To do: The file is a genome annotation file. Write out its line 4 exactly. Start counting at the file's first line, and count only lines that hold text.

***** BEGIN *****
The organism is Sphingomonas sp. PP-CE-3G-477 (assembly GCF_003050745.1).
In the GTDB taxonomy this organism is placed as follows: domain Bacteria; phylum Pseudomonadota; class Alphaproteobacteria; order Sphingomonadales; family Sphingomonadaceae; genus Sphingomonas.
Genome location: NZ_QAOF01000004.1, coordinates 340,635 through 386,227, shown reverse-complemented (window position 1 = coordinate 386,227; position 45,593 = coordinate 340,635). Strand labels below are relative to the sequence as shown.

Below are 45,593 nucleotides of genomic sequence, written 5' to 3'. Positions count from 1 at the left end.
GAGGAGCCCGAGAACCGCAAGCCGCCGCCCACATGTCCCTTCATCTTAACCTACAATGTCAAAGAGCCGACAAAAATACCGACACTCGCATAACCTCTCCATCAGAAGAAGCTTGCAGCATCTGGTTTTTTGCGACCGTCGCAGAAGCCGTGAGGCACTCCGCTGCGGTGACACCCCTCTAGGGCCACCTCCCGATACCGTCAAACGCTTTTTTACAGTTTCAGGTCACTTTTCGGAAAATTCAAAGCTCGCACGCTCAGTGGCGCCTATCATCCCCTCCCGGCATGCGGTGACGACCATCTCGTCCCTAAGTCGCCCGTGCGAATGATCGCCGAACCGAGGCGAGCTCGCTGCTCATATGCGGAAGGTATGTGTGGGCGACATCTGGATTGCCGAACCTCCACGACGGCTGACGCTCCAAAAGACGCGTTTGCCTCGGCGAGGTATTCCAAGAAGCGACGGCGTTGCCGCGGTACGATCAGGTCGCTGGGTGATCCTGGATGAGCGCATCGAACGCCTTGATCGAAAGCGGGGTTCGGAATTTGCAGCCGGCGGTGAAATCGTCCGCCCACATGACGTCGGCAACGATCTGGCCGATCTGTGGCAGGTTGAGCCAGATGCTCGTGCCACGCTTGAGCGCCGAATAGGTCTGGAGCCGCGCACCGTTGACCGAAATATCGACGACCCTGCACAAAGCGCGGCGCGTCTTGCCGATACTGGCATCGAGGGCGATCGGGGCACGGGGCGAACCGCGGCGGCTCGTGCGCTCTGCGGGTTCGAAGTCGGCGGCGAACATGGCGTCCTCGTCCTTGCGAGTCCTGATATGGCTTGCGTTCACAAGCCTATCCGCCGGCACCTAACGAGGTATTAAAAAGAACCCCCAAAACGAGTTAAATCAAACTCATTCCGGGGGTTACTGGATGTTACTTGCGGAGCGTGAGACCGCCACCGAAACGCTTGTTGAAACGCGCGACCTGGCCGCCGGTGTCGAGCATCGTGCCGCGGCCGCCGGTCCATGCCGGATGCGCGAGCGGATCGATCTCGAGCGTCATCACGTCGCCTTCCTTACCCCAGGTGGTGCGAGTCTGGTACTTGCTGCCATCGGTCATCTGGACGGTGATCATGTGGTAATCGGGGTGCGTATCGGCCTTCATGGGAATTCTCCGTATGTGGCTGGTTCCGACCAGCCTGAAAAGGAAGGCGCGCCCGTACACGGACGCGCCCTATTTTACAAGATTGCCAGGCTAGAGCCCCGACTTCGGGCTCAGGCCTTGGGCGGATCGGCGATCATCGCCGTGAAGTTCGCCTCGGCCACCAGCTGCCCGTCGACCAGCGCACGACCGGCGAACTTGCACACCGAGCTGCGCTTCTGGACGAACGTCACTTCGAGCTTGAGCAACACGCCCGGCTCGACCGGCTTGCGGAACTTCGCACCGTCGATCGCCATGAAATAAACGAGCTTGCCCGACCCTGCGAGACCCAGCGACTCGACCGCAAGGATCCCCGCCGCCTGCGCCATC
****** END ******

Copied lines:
Below are 45,593 nucleotides of genomic sequence, written 5' to 3'. Positions count from 1 at the left end.